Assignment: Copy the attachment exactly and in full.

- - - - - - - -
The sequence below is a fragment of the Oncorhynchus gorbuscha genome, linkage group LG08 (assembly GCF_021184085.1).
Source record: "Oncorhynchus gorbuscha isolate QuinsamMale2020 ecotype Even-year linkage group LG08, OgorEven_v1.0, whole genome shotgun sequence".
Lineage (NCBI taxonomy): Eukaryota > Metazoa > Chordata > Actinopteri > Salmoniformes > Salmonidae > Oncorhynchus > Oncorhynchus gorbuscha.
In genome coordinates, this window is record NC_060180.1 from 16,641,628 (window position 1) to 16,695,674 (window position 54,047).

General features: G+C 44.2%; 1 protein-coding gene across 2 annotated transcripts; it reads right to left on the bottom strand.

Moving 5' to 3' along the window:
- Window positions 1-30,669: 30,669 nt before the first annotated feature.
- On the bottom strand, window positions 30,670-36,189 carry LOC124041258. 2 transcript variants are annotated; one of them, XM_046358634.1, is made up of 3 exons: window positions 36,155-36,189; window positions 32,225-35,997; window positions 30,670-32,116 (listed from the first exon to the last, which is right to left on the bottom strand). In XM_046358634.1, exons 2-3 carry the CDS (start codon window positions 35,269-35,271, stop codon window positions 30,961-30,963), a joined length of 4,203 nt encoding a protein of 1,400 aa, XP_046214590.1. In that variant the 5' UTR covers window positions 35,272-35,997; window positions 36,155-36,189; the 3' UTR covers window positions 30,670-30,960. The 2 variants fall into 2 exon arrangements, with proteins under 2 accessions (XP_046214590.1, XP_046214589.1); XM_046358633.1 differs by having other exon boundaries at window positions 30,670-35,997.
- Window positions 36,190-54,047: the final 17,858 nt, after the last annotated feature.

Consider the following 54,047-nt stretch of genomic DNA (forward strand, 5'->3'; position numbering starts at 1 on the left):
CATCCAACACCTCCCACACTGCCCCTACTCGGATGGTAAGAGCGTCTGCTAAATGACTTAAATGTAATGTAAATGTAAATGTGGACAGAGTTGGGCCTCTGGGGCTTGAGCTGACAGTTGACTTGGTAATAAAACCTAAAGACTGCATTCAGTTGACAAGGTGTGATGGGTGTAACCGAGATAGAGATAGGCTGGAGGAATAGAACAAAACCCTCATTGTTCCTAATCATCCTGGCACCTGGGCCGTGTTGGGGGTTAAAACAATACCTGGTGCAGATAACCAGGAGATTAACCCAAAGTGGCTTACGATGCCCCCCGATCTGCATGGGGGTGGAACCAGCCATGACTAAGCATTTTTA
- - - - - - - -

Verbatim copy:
The sequence below is a fragment of the Oncorhynchus gorbuscha genome, linkage group LG08 (assembly GCF_021184085.1).
Source record: "Oncorhynchus gorbuscha isolate QuinsamMale2020 ecotype Even-year linkage group LG08, OgorEven_v1.0, whole genome shotgun sequence".
Lineage (NCBI taxonomy): Eukaryota > Metazoa > Chordata > Actinopteri > Salmoniformes > Salmonidae > Oncorhynchus > Oncorhynchus gorbuscha.
In genome coordinates, this window is record NC_060180.1 from 16,641,628 (window position 1) to 16,695,674 (window position 54,047).

General features: G+C 44.2%; 1 protein-coding gene across 2 annotated transcripts; it reads right to left on the bottom strand.

Moving 5' to 3' along the window:
- Window positions 1-30,669: 30,669 nt before the first annotated feature.
- On the bottom strand, window positions 30,670-36,189 carry LOC124041258. 2 transcript variants are annotated; one of them, XM_046358634.1, is made up of 3 exons: window positions 36,155-36,189; window positions 32,225-35,997; window positions 30,670-32,116 (listed from the first exon to the last, which is right to left on the bottom strand). In XM_046358634.1, exons 2-3 carry the CDS (start codon window positions 35,269-35,271, stop codon window positions 30,961-30,963), a joined length of 4,203 nt encoding a protein of 1,400 aa, XP_046214590.1. In that variant the 5' UTR covers window positions 35,272-35,997; window positions 36,155-36,189; the 3' UTR covers window positions 30,670-30,960. The 2 variants fall into 2 exon arrangements, with proteins under 2 accessions (XP_046214590.1, XP_046214589.1); XM_046358633.1 differs by having other exon boundaries at window positions 30,670-35,997.
- Window positions 36,190-54,047: the final 17,858 nt, after the last annotated feature.

Consider the following 54,047-nt stretch of genomic DNA (forward strand, 5'->3'; position numbering starts at 1 on the left):
CATCCAACACCTCCCACACTGCCCCTACTCGGATGGTAAGAGCGTCTGCTAAATGACTTAAATGTAATGTAAATGTAAATGTGGACAGAGTTGGGCCTCTGGGGCTTGAGCTGACAGTTGACTTGGTAATAAAACCTAAAGACTGCATTCAGTTGACAAGGTGTGATGGGTGTAACCGAGATAGAGATAGGCTGGAGGAATAGAACAAAACCCTCATTGTTCCTAATCATCCTGGCACCTGGGCCGTGTTGGGGGTTAAAACAATACCTGGTGCAGATAACCAGGAGATTAACCCAAAGTGGCTTACGATGCCCCCCGATCTGCATGGGGGTGGAACCAGCCATGACTAAGCATTTTTA